The bios is relatively simple and it doesn’t offer many options. It is impossible to change the CPU and memory clocks.
The Edge HD4 comes with preinstalled FreeDOS, which is basically like old MS-DOS, but a bit better, which really isn’t saying much. FreeDOS can be very useful sometimes, but you can run only programs intended for MS-DOS or for FreeDOS. You can check software list here.
The Edge HD4 does not ship with preinstalled Windows. The approach allows users to use their own copy of Windows, or install Linux in any flavor. However, most consumers are not tech savvy and they might need some help in this department. The decision not to ship Windows also helps keep the retail price down.
Our OS of choice was Windows 8 Pro 64-bit. If you do not want to buy a license for the operating system right now, you can install a trial version of Windows first. For example you can download a 90-days test version of Windows 8 here.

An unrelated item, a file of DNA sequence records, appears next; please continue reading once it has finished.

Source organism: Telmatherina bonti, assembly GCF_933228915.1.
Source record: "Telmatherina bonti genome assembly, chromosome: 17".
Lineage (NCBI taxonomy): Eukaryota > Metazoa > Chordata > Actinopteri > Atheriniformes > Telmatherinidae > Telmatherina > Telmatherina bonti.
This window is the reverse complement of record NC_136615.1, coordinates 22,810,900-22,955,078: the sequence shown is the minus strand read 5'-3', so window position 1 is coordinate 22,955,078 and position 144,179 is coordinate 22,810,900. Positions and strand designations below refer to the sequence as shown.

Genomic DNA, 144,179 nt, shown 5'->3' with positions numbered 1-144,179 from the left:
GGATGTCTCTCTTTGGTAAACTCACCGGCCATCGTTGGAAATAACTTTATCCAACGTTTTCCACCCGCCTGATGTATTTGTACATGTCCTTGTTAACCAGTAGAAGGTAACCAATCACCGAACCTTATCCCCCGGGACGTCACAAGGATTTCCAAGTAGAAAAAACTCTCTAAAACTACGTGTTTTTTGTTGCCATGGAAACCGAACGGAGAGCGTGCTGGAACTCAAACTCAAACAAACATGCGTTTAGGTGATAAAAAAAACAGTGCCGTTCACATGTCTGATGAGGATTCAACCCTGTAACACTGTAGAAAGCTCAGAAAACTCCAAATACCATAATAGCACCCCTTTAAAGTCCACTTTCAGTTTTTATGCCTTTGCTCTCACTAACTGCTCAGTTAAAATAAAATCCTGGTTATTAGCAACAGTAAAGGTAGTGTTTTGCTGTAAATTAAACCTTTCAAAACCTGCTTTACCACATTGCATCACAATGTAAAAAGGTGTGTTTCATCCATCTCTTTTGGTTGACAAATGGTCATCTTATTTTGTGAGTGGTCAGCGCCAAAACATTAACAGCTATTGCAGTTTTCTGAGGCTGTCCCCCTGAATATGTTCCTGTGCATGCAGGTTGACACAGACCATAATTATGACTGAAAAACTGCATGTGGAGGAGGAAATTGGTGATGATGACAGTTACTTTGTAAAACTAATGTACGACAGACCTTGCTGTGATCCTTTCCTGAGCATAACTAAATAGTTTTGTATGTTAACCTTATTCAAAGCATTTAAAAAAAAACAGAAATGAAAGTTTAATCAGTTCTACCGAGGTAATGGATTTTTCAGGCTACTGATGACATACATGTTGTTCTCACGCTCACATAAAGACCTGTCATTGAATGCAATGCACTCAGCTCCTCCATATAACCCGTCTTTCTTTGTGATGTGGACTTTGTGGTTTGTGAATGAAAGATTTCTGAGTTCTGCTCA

A word of caution for XP lovers. The Edge HD4 comes with WD3200BPVT hard drive. This drive uses Advanced Format Technology and if you're installing Win XP system on this drive, you must download Western Digital's "WD Align" software, here, to format the drive prior to Win XP installation. Windows Vista, Windows 7 and Windows 8 users can ignore this part and format the drive just like any other.
Since the system ships without an optical drive, you can install Windows from a bootable USB stick. The Windows 7 USB/DVD download tool comes in handy when you need to create a bootable USB stick from ISO file (you can find it here).
Our bootable USB was recognized correctly after inserting it into USB 3.0. We decided to delete partition with FreeDOS because it used up 150GB and the whole partition was formatted in FAT32.
All the drivers are supplied on a disc which is included in the box. Try not to lose it, because the Edge HD4 drivers are not available online, at least for now.